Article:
If we practice Sabbath – rest, realization, restoration – we can change our individual lives and our communities. 

 I am the Lord, I have called you in righteousness,
I have taken you by the hand and kept you; 
I have given you as a covenant to the people, a light to the nations,
to open the eyes that are blind,
to bring out the prisoners from the dungeon,
from the prison those who sit in darkness. 

 Do not remember the former things, or consider the things of old. 
 I am about to do a new thing; now it springs forth, do you not perceive it?

I will make a way in the wilderness and rivers in the desert.
The wild animals will honor me, the jackals and the ostriches, for I give water in the wilderness; rivers in the desert, to give drink to my chosen people, the people whom I formed for myself so that they might declare my praise.

Make it so.

Creed – Prayer of Julian of Norwich

In you, Father all-mighty, we have our preservation and our bliss.
In you, Christ, we have our restoring and our saving. You are our mother, brother, and Savior. 
In you, our Lord the Holy Spirit, is marvelous and plenteous grace.
You are our clothing; for love you wrap us and embrace us.
You are our maker, our lover, our keeper.
Teach us to believe that by your grace all shall be well, and all shall be well, and all manner of things shall be well.     Amen

Prayers of Intercession


In the coming week, please seek reconciliation with any you have wronged, any bruised relationship you have the power to heal, unless to do so would inflict upon them further pain. The Peace of Christ be with you always –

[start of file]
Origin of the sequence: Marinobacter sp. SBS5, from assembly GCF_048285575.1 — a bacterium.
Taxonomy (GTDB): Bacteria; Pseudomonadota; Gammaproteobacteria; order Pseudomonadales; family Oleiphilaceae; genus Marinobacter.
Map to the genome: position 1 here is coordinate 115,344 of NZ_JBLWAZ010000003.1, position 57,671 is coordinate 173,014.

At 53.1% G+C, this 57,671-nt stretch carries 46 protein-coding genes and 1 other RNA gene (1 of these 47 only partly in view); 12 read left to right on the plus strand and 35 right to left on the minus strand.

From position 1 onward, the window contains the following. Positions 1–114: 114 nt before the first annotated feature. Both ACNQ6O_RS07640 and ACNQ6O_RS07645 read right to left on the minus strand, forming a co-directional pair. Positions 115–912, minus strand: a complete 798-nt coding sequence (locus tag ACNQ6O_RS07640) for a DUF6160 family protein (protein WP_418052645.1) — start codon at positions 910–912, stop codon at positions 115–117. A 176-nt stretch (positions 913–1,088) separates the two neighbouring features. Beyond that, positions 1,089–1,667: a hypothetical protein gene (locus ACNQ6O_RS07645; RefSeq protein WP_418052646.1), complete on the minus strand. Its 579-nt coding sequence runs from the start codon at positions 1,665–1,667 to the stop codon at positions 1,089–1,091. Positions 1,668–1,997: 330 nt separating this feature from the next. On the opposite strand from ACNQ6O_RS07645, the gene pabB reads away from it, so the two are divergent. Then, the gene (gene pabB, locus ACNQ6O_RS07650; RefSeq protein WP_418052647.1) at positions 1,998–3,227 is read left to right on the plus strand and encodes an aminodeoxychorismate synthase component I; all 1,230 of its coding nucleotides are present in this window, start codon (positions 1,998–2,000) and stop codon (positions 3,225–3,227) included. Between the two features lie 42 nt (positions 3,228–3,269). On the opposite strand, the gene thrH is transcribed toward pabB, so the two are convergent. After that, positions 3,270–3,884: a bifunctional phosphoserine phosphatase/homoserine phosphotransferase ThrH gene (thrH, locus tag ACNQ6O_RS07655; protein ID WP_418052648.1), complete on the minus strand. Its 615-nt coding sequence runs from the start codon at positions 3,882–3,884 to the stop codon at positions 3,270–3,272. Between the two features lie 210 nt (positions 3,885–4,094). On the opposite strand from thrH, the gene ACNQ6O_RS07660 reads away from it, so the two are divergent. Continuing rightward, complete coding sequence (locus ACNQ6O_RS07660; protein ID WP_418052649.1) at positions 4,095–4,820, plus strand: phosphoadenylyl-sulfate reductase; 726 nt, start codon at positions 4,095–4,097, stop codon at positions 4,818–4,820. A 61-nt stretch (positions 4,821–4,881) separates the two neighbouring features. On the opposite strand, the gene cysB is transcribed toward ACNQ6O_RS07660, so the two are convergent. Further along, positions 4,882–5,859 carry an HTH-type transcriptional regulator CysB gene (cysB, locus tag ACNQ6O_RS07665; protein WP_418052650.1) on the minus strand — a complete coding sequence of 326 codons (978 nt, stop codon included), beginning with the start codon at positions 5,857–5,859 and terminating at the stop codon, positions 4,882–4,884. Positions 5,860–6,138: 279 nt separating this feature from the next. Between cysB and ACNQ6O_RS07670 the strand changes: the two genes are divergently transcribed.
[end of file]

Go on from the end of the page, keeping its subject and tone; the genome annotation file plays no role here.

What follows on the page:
Great Thanksgiving

Lord’s Prayer


Hymn – The Word

With the Word all things began,
Life in ocean, life on land;
With the Word was man and woman
Raised from dust, created human,
Prince of earth and Child of God.

When the soul of man was stirred
By a breath divine, the Word
Was in heart of man created;
This on earth inaugurated
Human life and history.

Not the clever hand or brain
Can humanity explain.
For its secret is the spirit;
Only in the Word we hear it,
Self-revealing, heaven born

Only in the Word ascends
Man beyond the life that ends;
In the Word he breaks his prisons,
Soars aloft to higher visions,
Comprehends eternity.

Text: N.F.S. Grundtvig; Adapted by S. D. Rodholm
Music: Aage Sorensen


Chris Johansen

Instructions for listening via phone:

Call this number: (312) 626-6799
It will be long distance, if that applies (on a landline, for example).

Then, you will be asked to enter the meeting ID and password. You can find that in Linda’s email about the Zoom worship.

We will keep you muted, but you can participate in the discussion if you’d like – press *6 to unmute – and it helps to say your name before you talk, since we won’t know otherwise!